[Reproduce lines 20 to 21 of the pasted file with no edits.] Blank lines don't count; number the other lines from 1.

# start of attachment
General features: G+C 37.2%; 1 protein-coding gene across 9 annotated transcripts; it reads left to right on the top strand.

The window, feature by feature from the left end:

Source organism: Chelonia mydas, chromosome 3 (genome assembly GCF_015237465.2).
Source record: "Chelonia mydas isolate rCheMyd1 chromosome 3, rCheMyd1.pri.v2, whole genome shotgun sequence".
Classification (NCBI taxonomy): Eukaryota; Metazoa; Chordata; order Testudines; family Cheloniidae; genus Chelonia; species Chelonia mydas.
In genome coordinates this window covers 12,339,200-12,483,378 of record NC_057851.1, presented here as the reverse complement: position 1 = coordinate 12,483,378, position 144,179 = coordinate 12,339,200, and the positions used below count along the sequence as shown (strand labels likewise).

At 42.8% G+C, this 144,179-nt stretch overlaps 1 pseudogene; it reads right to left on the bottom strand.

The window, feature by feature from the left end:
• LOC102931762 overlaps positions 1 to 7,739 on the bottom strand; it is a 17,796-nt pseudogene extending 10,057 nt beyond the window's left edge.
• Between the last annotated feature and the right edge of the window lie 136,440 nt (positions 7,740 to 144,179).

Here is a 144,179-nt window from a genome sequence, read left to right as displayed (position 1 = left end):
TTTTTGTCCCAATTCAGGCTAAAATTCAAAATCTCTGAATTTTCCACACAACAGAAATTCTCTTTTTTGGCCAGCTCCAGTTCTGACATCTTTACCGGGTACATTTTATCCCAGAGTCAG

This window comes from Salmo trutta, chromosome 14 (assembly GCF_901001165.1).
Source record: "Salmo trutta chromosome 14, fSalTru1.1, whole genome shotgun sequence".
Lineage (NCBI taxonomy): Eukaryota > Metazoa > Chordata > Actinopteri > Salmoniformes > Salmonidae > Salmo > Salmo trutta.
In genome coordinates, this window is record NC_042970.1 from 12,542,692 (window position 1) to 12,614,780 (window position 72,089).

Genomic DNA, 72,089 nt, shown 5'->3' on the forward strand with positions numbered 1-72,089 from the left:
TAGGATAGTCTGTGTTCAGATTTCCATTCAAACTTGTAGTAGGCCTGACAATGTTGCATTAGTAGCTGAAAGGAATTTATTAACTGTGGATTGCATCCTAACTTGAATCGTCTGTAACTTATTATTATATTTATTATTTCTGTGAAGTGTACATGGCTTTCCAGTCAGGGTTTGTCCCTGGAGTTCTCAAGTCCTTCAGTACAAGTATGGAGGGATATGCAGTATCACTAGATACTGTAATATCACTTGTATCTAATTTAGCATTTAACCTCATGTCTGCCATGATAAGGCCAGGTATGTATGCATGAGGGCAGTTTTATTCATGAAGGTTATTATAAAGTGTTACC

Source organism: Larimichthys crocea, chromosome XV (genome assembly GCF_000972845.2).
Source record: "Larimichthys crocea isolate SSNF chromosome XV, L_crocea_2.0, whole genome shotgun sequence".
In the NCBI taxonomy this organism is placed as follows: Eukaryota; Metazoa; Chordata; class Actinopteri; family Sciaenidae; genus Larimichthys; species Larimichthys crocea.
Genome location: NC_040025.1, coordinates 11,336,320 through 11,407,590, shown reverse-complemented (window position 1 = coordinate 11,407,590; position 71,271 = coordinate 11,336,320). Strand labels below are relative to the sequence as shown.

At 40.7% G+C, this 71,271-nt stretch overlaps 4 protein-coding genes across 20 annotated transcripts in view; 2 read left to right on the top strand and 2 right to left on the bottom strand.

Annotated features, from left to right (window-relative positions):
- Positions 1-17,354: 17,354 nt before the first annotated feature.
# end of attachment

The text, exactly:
Source record: "Larimichthys crocea isolate SSNF chromosome XV, L_crocea_2.0, whole genome shotgun sequence".
In the NCBI taxonomy this organism is placed as follows: Eukaryota; Metazoa; Chordata; class Actinopteri; family Sciaenidae; genus Larimichthys; species Larimichthys crocea.